Aubrey Beardsley’s The Climax is a 1893 black and white line block print on Japanese vellum, depicting a scene from Oscar Wilde’s play Salome. It portrays protagonist Salome kissing the severed head of John the Baptist against a stark background. Beardsley’s style heavily emphasizes fluid lines inspired by Japanese woodcuts and was known for his significant role in British Aestheticism and Art Nouveau movements.
The essence of this illustration lies in how it manages to extract powerful emotions from viewers. Through his illustrations of Salome, Beardsley weaves together various imagery from the play to highlight the associations between characters and natural-world aesthetics. The levitating figure of Salome, dressed in a white robe with writhing snake-like curling black hair, creates an enigmatic image that captivates every viewer.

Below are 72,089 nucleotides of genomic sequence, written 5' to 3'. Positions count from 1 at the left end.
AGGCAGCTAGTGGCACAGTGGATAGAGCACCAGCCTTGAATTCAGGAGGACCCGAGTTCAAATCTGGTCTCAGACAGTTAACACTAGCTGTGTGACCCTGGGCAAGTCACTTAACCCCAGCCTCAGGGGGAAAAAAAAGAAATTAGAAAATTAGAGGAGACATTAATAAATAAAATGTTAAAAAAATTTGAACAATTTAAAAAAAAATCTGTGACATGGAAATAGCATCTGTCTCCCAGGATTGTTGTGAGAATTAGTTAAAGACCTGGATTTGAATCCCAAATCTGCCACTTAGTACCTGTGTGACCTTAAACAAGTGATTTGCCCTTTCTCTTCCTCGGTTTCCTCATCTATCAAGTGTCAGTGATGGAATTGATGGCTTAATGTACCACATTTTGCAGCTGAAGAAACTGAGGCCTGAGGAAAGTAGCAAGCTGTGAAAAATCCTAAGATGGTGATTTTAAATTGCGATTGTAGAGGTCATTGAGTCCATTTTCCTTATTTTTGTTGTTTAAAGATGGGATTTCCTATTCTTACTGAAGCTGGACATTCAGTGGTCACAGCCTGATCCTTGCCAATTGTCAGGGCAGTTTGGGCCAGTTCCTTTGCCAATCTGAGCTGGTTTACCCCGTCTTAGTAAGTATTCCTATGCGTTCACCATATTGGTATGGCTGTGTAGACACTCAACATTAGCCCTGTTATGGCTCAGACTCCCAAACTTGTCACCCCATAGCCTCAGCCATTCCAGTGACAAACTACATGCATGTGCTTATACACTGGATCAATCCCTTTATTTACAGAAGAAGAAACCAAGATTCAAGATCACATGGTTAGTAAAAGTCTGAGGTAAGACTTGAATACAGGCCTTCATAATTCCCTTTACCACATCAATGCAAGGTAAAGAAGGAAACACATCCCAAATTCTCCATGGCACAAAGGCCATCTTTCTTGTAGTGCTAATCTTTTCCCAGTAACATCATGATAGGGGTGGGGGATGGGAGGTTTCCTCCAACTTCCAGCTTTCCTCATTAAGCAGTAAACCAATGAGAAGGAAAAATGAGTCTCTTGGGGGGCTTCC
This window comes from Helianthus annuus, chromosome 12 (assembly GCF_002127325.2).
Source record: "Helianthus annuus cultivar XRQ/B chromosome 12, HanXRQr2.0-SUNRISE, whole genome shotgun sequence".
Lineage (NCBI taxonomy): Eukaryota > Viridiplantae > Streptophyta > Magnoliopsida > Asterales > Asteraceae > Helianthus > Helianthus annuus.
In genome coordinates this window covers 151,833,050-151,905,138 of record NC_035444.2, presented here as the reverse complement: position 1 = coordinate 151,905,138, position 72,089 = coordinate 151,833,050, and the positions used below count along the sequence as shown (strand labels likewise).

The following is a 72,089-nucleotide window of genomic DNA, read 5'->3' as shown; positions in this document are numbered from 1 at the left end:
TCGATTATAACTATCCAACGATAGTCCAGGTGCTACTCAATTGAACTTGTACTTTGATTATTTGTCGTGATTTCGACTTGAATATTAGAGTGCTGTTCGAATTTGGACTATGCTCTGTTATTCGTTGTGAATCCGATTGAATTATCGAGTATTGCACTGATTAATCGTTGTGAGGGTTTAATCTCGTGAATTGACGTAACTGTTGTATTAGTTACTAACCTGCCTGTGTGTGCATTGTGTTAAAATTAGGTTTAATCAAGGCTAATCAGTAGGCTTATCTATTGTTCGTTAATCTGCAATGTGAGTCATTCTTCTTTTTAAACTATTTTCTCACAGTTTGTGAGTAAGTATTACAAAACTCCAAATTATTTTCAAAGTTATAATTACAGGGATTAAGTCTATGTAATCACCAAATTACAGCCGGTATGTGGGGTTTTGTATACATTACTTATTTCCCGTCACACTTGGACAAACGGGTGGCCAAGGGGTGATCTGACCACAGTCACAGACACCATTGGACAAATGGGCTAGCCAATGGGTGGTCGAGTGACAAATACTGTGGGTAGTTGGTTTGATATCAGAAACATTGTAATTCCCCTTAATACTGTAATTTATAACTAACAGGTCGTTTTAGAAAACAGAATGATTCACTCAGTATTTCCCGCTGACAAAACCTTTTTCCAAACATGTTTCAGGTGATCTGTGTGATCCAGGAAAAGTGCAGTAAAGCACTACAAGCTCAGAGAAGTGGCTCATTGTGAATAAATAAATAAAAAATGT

Beardsley completed The Climax just before it was first published, becoming one of many drawings he contributed to Salome. His artistic career was short but impactful, establishing him as one of the most controversial artists of his time. Despite its disturbing subject matter and theatricality, The Climax remains one of Beardsley’s most intriguing compositions whose legacy has continued long after its creation over 100 years ago.